Innovation vs. Leadership
Surely, "disruptive" innovations are the mark of many strong competitors. But these innovations, over time, become widely adopted, and the competitive advantage they once provided erodes. And so must begin another cycle, and another innovation to maintain the competitive advantage. The problem is that true breakthroughs are few and far between, require much trial and error and are insatiable consumers of research and development funds.
Continuous improvement, driven by thought leadership, is what makes great competitors.
The good news is that the cycle works equally well with a far more mundane approach, where operational excellence is a product of a discipline, consistently applied – and of thought leadership – rather than reliance on multiple, innovative, strategic breakthroughs. While breakthroughs can be wonderful catapults, it is in the maintenance of market leadership – not innovativeness – on which competitors must focus.
The world is riddled with stories of innovative companies that lost their leadership positions. IBM, Sony, Apple – all delivered innovative, breakthrough products (the PC, Betamax, the Macintosh) and enjoyed the number one spot only to see it evaporate in an onslaught of aggressive competition. All three have regained their composure, though each pursued a rebirth using very different strategies: IBM had to completely remake itself and shift its focus to professional services and acquisitions; Sony became a mark of quality rather than genuine innovation; and Apple dominated the “cool” category in computing and now virtually owns the personal audioplayer market (once dominated by the Sony Walkman) by improving upon earlier innovations. ("Breakthrough" MP3 technology used to be dominated by Creative Labs.)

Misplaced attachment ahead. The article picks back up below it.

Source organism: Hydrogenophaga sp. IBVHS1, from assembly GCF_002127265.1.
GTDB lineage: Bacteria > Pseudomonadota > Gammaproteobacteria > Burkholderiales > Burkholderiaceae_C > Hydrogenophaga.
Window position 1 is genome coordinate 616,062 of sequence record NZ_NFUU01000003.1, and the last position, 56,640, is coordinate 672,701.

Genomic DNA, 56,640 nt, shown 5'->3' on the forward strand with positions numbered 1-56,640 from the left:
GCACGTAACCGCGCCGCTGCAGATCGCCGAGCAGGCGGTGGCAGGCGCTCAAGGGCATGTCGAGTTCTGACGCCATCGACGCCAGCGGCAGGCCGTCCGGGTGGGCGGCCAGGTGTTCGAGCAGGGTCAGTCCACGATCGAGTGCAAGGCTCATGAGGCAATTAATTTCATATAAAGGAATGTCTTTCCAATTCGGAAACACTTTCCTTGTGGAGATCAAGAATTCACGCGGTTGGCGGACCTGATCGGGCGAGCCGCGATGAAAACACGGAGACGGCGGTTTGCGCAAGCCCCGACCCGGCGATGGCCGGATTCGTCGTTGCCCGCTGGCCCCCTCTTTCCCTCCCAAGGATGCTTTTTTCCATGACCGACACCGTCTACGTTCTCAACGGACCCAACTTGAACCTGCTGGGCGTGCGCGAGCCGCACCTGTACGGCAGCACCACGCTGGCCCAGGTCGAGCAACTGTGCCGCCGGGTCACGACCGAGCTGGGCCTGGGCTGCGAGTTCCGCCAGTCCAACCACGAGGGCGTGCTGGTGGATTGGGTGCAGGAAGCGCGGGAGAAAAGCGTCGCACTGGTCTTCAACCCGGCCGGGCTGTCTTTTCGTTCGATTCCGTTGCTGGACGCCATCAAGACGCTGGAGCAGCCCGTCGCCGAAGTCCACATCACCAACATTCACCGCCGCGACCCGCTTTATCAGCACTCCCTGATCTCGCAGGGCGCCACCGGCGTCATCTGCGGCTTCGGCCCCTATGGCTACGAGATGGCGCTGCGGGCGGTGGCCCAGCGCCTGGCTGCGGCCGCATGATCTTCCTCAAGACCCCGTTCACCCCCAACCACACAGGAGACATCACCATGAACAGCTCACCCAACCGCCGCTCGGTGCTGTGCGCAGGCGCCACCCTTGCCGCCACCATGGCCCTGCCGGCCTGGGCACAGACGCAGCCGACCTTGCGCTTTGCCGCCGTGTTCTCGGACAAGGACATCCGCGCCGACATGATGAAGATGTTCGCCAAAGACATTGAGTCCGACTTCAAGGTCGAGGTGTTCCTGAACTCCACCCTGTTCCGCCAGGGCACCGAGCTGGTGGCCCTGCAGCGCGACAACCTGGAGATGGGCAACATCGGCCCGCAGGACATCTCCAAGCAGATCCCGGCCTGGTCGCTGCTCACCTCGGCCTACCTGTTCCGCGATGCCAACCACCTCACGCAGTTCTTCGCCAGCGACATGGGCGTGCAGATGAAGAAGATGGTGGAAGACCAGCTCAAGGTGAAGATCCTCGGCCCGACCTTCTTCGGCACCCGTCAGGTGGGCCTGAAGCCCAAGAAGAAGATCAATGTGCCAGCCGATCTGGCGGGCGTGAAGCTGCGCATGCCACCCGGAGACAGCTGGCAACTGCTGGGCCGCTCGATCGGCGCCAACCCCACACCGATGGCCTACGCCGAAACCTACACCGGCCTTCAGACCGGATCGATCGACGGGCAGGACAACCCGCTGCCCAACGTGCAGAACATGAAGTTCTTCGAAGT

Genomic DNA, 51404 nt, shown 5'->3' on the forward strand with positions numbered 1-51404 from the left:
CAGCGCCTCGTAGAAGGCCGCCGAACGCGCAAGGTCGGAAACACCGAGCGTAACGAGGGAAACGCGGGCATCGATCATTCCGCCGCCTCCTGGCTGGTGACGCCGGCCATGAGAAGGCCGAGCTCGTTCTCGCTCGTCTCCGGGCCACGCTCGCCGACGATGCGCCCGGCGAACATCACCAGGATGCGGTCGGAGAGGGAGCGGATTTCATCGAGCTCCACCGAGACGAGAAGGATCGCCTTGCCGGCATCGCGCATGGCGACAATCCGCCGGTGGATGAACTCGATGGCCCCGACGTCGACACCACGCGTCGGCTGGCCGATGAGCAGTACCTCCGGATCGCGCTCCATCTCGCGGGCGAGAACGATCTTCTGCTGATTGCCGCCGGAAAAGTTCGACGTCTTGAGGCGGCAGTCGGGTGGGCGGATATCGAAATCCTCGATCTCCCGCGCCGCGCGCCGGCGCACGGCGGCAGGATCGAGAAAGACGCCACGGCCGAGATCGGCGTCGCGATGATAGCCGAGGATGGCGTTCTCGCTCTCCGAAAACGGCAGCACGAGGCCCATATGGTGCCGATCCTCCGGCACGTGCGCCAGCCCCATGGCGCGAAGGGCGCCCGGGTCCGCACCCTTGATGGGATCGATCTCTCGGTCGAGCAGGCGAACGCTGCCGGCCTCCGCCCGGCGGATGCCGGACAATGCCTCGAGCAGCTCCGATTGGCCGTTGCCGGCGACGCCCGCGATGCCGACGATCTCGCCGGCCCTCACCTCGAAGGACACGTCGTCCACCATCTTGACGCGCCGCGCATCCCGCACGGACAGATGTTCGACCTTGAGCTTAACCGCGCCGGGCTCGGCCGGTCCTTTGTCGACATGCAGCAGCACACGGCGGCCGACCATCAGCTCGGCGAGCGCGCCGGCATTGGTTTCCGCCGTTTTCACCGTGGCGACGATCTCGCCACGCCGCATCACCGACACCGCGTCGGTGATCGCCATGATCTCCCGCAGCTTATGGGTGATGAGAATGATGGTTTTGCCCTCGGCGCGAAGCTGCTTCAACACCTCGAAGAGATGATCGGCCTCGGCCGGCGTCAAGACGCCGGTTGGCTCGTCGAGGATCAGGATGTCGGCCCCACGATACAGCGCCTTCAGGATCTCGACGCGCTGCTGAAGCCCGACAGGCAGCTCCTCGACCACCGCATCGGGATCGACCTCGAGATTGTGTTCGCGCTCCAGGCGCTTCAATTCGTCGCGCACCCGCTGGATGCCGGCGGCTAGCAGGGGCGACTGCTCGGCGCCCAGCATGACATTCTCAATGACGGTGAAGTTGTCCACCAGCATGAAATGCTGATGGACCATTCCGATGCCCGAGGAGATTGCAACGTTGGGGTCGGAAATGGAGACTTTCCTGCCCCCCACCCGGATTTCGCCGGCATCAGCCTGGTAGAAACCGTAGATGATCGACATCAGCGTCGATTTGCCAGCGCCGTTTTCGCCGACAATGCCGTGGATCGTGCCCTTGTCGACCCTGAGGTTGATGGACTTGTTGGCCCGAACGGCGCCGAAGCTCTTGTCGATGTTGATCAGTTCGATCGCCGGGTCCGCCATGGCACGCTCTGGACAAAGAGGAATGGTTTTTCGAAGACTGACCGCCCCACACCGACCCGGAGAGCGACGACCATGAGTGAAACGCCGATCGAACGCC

Cycles of innovation and cycles of leadership certainly overlap, though it’s the commitment to continuous improvement driven by process discipline that seems to be the best marker of consistent market leadership.